The Alabama study asks:

“What kinds of shared understandings of substance use disorder, distributed in the wider society, underlie the tendency to socially discredit the individual with this disorder? This is the question of stigma attribution”

The study suggests that there are shared cultural models of substance use disorder that lead individuals, depending on their orientation within that model, to attribute greater or lesser stigma to the individual with substance use disorder. The authors refer to an interesting 1999 study that found that individuals who state that mental health disorders are caused by either stress or genetics were most likely to feel comfortable being friends with a person who has a mental health diagnosis. The respondents who believed that mental health disorders were a character flaw or were caused by a bad upbringing were less likely to associate with people with a mental health condition. That 1999 study, by Link et al, included substance use disorder in its surveys, but they did not focus on addiction the way that this newer University of Alabama study does.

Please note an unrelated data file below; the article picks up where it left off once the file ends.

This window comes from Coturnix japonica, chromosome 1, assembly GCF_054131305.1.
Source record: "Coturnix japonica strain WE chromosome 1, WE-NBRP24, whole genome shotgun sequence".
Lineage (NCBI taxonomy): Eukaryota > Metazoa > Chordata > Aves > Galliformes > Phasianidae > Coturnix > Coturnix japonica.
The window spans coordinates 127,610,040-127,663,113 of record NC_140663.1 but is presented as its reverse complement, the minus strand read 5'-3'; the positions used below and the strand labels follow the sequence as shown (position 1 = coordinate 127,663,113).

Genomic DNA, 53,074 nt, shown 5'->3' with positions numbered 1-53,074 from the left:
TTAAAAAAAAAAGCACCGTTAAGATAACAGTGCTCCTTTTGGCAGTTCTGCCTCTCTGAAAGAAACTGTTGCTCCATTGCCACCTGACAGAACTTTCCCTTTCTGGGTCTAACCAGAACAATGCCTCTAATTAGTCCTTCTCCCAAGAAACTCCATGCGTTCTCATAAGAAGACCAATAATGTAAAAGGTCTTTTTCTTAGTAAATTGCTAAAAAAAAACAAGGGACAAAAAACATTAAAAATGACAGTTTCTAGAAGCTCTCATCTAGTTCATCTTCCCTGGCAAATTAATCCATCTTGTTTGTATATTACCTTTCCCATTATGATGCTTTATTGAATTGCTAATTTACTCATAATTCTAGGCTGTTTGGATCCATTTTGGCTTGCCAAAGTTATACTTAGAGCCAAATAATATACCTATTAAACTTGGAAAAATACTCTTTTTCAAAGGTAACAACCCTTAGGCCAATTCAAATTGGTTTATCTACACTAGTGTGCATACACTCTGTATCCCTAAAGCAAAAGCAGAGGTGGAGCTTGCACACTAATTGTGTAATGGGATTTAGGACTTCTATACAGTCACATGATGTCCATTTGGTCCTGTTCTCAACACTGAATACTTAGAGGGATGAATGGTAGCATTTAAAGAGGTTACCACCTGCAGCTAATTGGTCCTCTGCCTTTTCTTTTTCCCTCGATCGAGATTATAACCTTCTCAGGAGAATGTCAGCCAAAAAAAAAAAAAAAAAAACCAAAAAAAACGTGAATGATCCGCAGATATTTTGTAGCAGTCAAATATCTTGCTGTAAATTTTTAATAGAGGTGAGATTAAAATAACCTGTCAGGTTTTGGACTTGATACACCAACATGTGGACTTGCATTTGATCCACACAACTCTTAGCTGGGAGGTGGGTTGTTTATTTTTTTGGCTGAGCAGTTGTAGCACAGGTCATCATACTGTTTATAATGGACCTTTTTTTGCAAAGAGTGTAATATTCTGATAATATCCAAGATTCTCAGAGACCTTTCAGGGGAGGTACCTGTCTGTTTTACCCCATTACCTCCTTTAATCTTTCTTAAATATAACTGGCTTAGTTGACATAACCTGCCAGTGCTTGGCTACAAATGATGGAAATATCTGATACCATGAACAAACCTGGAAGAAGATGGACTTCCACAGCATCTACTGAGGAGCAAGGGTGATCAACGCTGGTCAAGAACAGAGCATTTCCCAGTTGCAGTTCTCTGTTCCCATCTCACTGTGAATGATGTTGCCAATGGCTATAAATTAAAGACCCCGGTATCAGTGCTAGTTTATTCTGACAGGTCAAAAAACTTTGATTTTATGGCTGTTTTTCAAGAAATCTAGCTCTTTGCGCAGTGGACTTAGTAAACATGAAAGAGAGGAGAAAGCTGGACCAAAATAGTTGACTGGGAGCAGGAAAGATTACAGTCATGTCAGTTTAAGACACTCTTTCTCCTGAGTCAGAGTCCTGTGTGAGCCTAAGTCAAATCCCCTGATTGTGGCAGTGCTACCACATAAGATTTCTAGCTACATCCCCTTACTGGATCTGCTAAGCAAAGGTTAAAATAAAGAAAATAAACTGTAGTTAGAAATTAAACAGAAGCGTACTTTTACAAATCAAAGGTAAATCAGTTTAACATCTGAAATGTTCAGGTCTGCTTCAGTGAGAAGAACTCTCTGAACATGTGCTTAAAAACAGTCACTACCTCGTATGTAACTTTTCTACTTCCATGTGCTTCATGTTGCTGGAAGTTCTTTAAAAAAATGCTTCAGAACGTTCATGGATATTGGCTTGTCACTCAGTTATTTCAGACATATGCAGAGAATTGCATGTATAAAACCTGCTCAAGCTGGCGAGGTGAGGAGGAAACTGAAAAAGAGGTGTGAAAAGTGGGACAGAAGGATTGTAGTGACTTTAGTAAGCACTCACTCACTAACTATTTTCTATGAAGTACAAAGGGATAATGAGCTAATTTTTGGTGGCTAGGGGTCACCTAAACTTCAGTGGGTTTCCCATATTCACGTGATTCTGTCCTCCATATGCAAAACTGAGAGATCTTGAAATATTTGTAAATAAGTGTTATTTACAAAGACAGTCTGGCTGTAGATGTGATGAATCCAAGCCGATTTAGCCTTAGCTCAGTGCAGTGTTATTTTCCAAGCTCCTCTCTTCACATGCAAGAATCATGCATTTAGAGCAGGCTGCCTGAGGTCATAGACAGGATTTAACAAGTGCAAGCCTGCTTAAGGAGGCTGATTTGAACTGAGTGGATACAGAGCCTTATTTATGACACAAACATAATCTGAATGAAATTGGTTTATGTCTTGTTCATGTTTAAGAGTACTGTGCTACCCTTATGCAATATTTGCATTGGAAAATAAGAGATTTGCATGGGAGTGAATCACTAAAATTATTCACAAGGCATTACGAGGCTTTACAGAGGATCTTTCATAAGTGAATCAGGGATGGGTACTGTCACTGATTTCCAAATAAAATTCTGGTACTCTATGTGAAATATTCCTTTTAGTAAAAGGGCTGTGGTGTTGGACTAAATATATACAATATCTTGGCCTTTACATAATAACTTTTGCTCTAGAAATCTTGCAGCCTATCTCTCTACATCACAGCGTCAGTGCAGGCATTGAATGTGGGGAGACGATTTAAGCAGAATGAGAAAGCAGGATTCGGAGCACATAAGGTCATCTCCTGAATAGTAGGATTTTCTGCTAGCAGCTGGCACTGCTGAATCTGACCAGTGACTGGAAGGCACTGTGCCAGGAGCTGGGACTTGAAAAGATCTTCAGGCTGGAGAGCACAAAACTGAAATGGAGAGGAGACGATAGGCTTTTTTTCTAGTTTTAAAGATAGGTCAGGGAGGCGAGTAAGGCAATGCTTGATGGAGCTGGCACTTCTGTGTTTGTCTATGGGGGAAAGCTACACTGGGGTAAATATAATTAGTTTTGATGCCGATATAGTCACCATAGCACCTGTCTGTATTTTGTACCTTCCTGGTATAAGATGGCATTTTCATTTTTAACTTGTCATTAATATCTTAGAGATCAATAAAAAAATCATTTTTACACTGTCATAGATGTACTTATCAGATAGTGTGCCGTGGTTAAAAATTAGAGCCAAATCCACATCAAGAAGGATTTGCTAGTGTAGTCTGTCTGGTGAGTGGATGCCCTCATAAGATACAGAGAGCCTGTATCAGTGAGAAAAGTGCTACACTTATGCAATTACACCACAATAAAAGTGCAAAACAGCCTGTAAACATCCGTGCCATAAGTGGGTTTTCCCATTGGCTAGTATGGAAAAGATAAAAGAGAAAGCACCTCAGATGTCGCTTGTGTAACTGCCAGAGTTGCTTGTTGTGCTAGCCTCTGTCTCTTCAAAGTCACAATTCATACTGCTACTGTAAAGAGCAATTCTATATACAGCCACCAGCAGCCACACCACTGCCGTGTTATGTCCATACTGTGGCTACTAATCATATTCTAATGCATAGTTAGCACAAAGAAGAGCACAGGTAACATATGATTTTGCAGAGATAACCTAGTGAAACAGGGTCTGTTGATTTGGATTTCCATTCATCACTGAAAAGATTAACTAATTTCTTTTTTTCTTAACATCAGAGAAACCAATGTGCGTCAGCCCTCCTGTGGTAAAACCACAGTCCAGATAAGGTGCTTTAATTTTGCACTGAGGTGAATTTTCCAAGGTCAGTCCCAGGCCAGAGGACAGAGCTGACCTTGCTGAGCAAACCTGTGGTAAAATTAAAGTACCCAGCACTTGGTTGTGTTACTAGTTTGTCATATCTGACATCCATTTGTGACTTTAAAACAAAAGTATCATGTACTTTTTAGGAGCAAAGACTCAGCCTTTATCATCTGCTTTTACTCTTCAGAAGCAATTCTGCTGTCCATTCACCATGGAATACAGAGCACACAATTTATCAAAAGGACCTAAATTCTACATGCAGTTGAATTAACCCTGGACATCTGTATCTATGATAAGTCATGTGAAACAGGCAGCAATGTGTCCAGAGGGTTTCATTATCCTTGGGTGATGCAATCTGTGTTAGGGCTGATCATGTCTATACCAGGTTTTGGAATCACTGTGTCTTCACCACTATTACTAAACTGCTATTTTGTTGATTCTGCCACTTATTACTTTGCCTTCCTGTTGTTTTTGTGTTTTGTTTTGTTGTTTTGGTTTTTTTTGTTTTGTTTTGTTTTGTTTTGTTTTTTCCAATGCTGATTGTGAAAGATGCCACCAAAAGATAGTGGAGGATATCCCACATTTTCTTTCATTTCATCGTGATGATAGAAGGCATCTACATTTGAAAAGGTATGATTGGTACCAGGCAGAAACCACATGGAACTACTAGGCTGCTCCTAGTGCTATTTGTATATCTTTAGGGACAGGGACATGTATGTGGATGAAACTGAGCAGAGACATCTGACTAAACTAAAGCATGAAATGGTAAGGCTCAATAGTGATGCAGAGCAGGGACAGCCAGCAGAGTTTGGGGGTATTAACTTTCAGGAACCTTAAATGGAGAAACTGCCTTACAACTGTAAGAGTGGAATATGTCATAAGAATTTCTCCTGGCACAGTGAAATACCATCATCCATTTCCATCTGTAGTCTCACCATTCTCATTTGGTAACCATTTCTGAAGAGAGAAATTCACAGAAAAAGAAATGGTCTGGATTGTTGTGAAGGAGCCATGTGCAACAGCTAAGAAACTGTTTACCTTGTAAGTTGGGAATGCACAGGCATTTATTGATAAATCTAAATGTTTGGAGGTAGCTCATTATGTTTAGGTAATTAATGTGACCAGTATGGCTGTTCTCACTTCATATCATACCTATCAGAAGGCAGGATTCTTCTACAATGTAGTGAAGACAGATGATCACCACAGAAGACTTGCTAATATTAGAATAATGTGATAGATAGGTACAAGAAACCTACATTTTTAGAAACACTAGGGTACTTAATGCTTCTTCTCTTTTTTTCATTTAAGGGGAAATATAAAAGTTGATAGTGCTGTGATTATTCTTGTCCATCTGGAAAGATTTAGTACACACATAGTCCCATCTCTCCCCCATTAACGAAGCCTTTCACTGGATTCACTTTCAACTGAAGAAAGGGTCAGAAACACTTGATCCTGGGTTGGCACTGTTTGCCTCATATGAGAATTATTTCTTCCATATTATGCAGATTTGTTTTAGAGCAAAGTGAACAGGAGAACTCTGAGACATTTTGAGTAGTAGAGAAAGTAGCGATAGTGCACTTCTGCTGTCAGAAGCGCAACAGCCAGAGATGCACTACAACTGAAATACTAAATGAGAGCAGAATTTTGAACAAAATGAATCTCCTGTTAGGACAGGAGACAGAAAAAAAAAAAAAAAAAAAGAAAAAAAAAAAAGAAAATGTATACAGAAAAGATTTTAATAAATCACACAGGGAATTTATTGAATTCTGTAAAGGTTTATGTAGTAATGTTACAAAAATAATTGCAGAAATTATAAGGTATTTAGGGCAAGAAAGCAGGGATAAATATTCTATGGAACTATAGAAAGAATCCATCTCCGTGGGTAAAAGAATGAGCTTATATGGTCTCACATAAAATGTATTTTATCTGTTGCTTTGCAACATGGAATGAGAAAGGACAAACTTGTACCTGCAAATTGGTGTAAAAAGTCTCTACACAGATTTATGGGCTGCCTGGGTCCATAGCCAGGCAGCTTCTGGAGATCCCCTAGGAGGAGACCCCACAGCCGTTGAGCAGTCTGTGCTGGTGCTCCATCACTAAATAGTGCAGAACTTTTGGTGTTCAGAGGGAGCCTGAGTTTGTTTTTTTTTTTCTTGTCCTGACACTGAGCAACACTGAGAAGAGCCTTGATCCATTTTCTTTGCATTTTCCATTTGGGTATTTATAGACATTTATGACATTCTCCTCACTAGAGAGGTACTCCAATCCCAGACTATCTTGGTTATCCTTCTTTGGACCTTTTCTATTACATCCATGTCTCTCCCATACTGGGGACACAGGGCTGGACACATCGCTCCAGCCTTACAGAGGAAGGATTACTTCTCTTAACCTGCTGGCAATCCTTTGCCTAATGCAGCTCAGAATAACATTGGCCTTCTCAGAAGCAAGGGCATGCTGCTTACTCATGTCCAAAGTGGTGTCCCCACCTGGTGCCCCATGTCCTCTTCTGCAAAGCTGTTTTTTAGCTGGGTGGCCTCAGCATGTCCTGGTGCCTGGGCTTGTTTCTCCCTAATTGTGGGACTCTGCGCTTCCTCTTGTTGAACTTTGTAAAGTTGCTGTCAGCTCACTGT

Sunrise in the woods of Palm Beach County Florida during a foggy morning. HDR image tone mapped in Photomatix Pro HDR software and Topaz.

Cultural Consensus and Ending Stigma

While these studies were able to easily establish a tendency for people to stigmatize addiction, or substance use disorders, what can these studies possibly tell us about ending that stigmatization of mental health conditions? The Alabama study says some incredibly interesting things on how stigmatization can come to an end. This is the idea of a cultural consensus, and I will try to explain it as simply as I can.